Its been weeks in the making, but its finally here. From Friday 26th to Sunday 28th April, a venue called the Templeworks in Leeds was shaken to its core numerous times by some of the very best UK underground hardcore and metal had to offer. We were there for just about all of it (sorry Envoys, Man Must Die) and now we can finally bring it to you.
It seems a bit disjointed, given we have photos for Friday and Sunday but not for Saturday. Anyone willing to help with photos, please get in touch with us – though its not massively important. It was a very DIY job anyway. We may furnish this review with videos and maybe more photos too where applicable. But right now, get ready to relive an immense weekend.
So here it is, at last: ‘Kin Hell Fest 2013 – The Review!
Friday 26th April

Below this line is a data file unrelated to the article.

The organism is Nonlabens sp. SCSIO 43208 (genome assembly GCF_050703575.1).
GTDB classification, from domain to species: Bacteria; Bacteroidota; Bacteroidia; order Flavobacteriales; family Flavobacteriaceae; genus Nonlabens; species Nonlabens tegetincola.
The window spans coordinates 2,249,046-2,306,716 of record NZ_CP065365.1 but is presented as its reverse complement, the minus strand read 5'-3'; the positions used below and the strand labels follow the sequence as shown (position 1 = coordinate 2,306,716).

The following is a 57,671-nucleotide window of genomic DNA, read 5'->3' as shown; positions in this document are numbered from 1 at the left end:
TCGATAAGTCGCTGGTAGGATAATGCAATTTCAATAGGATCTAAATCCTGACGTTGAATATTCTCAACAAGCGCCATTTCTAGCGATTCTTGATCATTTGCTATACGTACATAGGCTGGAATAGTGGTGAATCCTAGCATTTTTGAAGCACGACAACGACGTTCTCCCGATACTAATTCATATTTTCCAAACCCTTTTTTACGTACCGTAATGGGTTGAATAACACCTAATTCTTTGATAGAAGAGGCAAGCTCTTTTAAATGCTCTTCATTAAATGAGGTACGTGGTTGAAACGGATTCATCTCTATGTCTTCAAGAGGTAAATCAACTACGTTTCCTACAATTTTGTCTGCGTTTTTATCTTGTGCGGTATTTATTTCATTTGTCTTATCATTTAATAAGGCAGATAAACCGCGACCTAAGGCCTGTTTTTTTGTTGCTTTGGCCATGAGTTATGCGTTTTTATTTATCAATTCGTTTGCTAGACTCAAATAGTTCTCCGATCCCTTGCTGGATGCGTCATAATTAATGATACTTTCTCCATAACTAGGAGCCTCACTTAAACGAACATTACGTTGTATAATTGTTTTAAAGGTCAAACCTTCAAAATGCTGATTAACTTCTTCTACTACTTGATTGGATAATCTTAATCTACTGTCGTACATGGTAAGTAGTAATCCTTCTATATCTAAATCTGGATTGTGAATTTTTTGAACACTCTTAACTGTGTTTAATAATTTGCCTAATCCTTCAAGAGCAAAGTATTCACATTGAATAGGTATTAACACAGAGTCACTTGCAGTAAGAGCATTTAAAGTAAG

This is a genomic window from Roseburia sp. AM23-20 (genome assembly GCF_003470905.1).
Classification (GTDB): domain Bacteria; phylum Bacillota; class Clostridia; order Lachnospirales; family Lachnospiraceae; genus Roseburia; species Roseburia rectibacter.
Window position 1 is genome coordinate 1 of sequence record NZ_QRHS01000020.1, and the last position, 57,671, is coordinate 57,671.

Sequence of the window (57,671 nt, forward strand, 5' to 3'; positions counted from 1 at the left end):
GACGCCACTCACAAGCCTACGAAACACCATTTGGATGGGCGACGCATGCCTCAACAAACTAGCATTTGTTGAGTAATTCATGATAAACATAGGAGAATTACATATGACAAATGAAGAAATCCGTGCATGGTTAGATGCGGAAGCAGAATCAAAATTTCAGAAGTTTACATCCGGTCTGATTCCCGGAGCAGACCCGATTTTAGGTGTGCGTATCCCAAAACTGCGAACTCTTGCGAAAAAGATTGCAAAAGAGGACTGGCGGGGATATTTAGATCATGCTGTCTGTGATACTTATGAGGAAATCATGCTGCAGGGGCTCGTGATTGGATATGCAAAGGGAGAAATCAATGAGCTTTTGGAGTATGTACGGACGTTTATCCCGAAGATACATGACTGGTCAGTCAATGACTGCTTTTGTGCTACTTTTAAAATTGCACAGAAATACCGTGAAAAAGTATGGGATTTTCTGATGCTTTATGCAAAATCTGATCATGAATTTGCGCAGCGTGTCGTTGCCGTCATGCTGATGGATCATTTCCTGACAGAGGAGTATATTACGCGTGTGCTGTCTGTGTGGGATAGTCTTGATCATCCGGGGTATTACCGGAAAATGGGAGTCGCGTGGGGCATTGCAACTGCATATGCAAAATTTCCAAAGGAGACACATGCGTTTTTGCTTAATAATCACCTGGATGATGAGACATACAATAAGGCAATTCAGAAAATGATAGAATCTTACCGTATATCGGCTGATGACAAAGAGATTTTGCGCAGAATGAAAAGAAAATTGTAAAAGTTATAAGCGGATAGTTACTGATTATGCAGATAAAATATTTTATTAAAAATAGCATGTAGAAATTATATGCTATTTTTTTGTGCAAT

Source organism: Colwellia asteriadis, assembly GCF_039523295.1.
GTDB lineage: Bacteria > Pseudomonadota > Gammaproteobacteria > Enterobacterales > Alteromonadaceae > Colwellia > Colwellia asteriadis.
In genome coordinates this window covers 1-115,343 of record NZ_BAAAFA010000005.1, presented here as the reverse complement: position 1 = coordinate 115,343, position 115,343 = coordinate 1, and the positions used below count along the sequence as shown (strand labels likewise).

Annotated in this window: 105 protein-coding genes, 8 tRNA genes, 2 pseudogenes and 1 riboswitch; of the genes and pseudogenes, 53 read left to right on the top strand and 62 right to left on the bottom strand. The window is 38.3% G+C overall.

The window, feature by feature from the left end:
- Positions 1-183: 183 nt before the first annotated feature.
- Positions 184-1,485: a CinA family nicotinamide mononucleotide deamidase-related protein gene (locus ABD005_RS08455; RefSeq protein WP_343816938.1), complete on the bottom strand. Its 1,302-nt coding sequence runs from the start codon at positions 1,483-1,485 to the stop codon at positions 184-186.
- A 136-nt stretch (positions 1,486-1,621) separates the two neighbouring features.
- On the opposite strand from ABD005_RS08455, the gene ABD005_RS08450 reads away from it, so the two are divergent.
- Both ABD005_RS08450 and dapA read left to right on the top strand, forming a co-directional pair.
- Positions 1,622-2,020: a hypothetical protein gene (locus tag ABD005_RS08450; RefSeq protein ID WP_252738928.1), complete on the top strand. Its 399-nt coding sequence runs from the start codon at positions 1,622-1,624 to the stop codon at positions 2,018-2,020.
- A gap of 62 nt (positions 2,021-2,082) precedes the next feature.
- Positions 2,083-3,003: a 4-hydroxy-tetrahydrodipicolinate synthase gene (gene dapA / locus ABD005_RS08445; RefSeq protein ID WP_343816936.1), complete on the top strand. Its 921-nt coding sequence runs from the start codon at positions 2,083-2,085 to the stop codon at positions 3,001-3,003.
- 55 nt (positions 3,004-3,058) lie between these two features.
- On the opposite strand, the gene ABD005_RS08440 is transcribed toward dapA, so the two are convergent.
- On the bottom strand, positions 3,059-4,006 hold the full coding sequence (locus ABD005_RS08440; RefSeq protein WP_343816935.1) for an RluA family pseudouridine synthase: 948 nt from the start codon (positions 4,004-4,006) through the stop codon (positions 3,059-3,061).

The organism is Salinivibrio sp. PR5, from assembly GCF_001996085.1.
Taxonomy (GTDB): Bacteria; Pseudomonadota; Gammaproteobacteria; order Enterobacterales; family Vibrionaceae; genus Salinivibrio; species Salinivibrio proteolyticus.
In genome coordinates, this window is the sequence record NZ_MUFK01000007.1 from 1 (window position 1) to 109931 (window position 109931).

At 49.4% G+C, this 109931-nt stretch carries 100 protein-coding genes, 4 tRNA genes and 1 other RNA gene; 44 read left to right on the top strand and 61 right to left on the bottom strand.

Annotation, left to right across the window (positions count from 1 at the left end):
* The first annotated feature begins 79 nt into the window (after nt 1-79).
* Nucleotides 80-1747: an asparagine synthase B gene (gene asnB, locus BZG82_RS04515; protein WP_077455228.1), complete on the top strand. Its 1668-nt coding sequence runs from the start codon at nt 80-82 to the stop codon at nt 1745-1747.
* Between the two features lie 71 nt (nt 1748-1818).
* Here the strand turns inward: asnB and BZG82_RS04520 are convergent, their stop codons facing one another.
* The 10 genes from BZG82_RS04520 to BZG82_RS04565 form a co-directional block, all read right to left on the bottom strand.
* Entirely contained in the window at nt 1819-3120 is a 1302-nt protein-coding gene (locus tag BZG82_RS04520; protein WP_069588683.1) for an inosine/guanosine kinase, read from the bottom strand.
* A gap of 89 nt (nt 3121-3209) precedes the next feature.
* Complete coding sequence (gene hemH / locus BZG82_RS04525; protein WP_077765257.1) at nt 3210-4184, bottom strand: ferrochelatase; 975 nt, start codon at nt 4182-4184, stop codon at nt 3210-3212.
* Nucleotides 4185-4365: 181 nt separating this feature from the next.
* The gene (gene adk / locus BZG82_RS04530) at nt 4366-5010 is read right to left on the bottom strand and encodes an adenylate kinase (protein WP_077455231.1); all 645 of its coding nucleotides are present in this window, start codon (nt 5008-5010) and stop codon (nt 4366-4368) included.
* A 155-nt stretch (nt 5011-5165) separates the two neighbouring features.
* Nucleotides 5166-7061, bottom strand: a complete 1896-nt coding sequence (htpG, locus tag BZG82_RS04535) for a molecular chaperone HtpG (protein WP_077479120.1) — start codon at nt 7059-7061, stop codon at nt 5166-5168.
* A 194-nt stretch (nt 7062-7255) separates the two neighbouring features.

From the off the tone for the weekend was one for a flagrant disregard for punctuality. Maybe it was the size of the task at hand, but from the off Friday’s action was 25-30 minutes behind before Rectal Implosion got going. Thankfully the wait is worth it, with the drummer/vocalist of the duo giving some pretty good brutal metal face impressions as he shells out his vocals and delicious beats, the guitarist riffing and weedling away in front of him. ‘This next song is called Mosh In Hell, which most of you won’t have heard as its from our demo CD, which not many people have!‘ Perhaps true, but even with limited output to date, Rectal Implosion’s material shows a lot of substance.